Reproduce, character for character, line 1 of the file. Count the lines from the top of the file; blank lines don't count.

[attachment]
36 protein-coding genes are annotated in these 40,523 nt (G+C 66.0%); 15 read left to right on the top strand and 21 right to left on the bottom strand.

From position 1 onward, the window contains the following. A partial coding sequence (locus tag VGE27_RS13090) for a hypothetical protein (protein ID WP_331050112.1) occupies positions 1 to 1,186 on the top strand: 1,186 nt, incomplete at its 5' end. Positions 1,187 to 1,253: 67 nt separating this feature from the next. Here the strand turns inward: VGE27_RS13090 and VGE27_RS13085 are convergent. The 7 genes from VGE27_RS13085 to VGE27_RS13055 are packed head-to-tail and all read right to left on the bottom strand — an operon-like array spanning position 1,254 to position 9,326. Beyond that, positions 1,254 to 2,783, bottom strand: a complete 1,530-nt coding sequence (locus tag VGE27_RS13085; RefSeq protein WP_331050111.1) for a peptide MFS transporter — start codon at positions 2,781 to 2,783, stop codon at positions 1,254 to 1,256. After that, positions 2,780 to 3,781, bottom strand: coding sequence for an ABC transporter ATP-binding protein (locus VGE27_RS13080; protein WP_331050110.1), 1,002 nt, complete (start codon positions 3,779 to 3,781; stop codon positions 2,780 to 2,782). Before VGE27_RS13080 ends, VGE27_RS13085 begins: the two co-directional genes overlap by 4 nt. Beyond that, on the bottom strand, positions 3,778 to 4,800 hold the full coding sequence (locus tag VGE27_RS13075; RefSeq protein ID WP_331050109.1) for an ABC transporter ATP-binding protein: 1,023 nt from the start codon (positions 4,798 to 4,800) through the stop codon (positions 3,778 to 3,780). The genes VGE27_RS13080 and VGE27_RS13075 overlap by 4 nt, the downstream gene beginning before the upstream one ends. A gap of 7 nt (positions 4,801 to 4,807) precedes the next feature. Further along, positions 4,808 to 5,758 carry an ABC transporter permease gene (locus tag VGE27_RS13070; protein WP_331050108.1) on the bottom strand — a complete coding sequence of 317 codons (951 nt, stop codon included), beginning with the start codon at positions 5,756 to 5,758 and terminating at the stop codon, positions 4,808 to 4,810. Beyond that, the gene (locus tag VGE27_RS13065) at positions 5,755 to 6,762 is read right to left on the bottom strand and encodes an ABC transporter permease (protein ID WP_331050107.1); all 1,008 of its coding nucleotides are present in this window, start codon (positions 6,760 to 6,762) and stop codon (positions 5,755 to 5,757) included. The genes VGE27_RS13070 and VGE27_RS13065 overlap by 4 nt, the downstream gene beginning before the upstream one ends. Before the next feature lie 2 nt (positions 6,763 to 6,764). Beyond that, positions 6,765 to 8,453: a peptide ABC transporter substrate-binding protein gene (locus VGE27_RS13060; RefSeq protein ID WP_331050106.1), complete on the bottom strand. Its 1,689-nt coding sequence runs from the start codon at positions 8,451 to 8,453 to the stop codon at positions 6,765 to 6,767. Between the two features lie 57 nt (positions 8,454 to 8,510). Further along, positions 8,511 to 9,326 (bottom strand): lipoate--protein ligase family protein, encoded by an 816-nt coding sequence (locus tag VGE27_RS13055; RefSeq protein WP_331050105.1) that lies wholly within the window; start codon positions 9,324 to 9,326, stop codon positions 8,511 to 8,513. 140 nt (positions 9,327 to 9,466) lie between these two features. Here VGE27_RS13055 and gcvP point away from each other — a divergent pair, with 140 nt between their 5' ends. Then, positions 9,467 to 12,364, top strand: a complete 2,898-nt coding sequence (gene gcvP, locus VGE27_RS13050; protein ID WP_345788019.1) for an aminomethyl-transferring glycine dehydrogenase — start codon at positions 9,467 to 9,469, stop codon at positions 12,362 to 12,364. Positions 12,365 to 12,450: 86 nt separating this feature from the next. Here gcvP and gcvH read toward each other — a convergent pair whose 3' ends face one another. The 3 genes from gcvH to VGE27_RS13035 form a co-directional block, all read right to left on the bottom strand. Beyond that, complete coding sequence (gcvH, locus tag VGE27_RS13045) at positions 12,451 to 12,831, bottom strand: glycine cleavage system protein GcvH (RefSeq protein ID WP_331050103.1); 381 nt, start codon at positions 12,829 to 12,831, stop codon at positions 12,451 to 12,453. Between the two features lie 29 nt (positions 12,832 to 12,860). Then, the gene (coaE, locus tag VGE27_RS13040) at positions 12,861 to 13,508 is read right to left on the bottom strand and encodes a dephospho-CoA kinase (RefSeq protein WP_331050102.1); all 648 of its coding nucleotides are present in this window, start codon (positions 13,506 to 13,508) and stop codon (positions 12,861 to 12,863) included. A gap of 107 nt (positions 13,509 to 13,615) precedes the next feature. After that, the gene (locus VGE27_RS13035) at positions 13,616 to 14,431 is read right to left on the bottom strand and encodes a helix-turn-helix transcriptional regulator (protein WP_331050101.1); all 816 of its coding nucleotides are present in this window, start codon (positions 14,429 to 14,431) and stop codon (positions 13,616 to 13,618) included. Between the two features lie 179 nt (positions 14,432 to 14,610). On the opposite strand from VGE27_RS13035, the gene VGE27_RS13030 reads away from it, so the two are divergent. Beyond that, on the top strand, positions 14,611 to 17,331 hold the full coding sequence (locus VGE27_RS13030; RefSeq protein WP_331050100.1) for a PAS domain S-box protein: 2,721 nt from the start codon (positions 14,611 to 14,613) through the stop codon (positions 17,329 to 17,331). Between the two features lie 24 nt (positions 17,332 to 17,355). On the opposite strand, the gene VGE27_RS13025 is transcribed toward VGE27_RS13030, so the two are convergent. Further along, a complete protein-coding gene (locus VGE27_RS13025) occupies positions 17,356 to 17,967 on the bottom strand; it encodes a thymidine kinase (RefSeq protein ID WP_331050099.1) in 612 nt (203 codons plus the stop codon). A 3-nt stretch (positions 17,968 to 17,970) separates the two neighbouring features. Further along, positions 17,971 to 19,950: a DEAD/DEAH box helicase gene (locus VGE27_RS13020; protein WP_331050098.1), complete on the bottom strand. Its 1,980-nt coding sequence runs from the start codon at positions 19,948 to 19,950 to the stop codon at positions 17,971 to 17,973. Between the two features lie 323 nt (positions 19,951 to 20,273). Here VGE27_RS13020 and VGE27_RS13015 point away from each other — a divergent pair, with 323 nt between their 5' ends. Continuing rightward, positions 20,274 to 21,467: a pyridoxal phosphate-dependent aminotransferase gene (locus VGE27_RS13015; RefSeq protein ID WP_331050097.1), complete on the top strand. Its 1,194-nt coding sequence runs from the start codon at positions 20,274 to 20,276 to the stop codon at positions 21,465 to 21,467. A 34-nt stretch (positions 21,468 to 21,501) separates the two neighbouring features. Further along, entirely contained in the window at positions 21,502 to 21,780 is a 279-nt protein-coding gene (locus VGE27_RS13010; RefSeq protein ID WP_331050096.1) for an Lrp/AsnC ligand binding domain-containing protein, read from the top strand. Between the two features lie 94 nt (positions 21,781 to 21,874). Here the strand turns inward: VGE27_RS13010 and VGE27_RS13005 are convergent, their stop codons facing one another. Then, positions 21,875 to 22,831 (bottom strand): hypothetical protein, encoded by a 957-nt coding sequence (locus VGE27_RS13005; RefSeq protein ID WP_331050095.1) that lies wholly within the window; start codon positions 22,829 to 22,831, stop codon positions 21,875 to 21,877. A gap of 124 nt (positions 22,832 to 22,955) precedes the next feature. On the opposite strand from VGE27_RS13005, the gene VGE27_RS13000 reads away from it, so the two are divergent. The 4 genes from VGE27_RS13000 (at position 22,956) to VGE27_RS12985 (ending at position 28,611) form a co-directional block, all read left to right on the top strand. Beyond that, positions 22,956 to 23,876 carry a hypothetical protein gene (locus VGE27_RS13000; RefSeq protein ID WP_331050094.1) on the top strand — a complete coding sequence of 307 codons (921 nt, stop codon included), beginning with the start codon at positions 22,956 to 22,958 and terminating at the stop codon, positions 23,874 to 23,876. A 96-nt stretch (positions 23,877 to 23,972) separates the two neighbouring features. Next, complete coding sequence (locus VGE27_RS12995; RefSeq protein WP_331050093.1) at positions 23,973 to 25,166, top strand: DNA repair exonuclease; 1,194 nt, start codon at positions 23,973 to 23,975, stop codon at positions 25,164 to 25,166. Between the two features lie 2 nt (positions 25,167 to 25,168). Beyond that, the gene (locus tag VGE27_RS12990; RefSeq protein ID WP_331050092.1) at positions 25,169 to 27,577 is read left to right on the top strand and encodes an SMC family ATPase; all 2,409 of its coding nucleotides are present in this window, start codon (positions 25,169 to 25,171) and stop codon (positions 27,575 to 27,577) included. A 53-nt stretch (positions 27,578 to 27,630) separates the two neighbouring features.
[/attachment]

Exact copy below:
36 protein-coding genes are annotated in these 40,523 nt (G+C 66.0%); 15 read left to right on the top strand and 21 right to left on the bottom strand.